As I once told Kevin, what makes NCAA 2008 so awesome is that the offseason essentially lasts all season. Recruiting is fundamentally different from Madden or any other football game; you get players for free on guaranteed four year contracts, but they leave after that with no way of resigning them.
The recruiting video doesn’t help a whole lot; it gives you the basics of the system, but not how best to take advantage of that system. I will present you, the reader, with some of my tips to build a better team.
1. Prestige is everything
Prestige, specifically school prestige, is what determine a recruit’s initial interest in your school. Although you can theoretically recruit anyone, it’s a lot harder to recruit somebody who isn’t interested in your school to start out with. You can manufacture prestige if you’re a good school in a bad conference (i.e. Akron, like my season), but it’s much harder to do it with a bad school in a good conference (sorry, Northwestern fans). Winning conference championships and bowl games help boost your prestige; hell, I went from 4 stars to 5 stars (out of six) by getting reamed by Tennessee in the Sugar Bowl. 1 star recruits will play for anybody, but starting with three star recruits and up, they get a lot more picky.
2. Keep your board clean
Yes, you can recruit up to 35 people at once; this is really, really stupid. You only have 25 scholarships, and you’ll never get to 35 athletes in one week. Start by recruiting your top athletes and work your way down; it will take less effort to sign a four star recruit than a five star recruit.
3. Don’t let up
Keep talking to recruits until they sign or until you know they’re gone. I’ve had people yanked out from under me on a soft commitment because I didn’t push it hard enough.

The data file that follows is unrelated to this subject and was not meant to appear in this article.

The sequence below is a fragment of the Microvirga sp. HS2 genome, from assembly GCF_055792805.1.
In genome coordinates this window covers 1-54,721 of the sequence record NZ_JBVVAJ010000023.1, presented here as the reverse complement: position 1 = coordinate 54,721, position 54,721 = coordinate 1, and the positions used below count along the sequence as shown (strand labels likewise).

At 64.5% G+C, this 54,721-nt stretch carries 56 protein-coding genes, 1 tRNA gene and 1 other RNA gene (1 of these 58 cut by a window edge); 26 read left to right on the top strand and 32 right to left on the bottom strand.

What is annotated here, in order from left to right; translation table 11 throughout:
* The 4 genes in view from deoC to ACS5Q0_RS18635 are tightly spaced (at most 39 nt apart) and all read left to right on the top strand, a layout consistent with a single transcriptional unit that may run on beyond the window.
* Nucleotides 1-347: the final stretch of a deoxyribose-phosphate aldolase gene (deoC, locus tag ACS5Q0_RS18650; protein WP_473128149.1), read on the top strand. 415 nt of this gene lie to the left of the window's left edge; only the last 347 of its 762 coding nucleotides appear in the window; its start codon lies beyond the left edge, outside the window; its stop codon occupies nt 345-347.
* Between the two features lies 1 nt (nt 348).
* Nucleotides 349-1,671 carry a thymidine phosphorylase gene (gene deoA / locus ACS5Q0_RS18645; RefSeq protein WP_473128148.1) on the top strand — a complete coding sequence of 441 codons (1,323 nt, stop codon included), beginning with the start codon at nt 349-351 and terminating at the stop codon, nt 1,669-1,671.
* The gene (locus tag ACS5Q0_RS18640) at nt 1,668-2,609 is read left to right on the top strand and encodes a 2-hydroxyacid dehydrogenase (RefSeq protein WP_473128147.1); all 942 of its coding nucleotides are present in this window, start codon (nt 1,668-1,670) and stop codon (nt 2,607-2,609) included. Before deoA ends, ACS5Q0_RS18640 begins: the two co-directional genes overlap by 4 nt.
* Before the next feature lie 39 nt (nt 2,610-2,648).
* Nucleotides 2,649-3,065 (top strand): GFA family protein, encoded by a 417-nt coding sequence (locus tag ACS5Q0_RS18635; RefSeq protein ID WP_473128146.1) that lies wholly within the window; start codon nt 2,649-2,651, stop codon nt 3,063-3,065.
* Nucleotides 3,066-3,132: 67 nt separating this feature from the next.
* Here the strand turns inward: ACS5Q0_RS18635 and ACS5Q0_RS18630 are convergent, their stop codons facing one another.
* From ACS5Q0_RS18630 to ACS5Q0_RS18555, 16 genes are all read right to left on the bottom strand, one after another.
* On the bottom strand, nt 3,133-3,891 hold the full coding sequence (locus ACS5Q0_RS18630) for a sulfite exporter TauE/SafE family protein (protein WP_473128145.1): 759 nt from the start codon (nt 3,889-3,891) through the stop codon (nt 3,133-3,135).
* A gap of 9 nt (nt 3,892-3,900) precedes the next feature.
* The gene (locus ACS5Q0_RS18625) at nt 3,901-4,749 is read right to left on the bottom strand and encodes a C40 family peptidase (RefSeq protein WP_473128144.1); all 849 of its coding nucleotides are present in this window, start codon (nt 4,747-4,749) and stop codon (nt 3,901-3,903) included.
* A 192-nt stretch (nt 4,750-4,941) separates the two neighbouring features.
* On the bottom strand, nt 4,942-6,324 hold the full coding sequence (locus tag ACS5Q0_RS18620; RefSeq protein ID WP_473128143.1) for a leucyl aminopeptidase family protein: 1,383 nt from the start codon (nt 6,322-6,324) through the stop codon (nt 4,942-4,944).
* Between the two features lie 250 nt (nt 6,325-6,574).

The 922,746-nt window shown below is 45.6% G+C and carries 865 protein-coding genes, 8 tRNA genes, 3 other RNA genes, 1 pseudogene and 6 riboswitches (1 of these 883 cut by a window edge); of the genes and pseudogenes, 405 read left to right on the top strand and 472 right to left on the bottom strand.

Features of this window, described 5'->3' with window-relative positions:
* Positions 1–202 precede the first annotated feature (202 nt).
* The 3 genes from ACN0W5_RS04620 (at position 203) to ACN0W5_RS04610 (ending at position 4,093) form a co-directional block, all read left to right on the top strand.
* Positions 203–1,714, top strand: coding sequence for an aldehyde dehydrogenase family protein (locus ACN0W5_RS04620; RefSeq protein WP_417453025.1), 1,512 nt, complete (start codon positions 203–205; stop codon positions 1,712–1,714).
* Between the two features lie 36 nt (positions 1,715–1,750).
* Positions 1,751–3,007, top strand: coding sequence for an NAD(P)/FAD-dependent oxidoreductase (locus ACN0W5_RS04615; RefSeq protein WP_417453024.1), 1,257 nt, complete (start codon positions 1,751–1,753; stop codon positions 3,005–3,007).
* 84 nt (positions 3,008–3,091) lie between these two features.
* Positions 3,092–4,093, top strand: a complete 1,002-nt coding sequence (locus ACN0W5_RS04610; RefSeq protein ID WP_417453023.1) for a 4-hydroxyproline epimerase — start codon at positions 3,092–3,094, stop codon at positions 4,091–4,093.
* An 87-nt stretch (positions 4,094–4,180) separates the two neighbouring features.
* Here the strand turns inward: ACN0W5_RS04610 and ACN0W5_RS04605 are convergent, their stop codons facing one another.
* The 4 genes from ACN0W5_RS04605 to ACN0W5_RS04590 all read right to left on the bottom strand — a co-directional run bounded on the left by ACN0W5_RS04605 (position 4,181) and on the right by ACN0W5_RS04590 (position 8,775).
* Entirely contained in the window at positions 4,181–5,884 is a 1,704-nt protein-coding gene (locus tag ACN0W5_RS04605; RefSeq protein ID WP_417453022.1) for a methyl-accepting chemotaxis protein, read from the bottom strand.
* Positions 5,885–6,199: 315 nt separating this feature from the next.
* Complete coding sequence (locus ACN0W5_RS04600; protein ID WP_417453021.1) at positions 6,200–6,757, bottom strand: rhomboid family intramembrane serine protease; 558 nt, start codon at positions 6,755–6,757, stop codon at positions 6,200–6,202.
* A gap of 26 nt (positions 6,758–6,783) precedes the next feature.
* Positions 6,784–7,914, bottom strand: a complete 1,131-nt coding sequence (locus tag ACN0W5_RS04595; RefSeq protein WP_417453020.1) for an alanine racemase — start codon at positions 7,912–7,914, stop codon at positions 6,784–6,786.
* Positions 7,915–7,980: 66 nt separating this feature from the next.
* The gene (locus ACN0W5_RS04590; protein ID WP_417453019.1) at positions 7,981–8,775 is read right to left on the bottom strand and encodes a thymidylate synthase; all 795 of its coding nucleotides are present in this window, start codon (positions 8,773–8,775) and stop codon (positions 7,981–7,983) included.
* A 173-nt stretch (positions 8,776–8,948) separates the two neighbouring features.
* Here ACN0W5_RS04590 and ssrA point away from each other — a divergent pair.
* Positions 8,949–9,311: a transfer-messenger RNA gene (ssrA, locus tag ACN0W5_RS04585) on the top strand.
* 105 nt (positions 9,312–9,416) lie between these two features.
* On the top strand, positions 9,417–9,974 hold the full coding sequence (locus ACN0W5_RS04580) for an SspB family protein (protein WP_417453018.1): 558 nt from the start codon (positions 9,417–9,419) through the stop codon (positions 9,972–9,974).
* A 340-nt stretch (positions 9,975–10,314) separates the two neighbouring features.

4. Schedule visits strategically
These are the best way to get apathetic recruits really interested. Schedule visits during rivalry games or other really good matchups. The better a prospect, the earlier in the season you generally want him to visit; the longer a prospect doesn’t commit, especially 5 star recruits, the better chance he will go to another school. When you’re building your preseason schedule, make sure to schedule a couple of teams in the top 25. These will be prime recruiting dates.
5. Don’t go for all the pitches in one week
You are only really concerned with three pitches; the most pitch and the two very highs. If you schedule a visit, you’ll get a clue to one of those three. Recruits will get bored if you spend the first week asking about every pitch; plus, you’ll spend way too much time on too few recruits. Start with the thing your school is best at and work your way down.
6. Use sways with caution
If a recruit is close to signing with another school, then you can try to sway pitches; remember that there are a limited amount of potential “highs”, so don’t sway an above average category unless you don’t want him interested in it.
7. Promises are key in the offseason
Make promises you can keep. This is another reason to pick a good school in a bad conference; you can promise conference championships. Significant playing time is a big winner too. Winning records against your rivals are nice. NEVER promise a national championship; there’s too much that can go wrong. Promises are the only way to get your foot in the door, so to speak, with a five star recruit at the end of the season; you’ll pique their interest enough that you can at least get them to listen.
That’s all for now. Questions are welcome; drop a line in the comments section.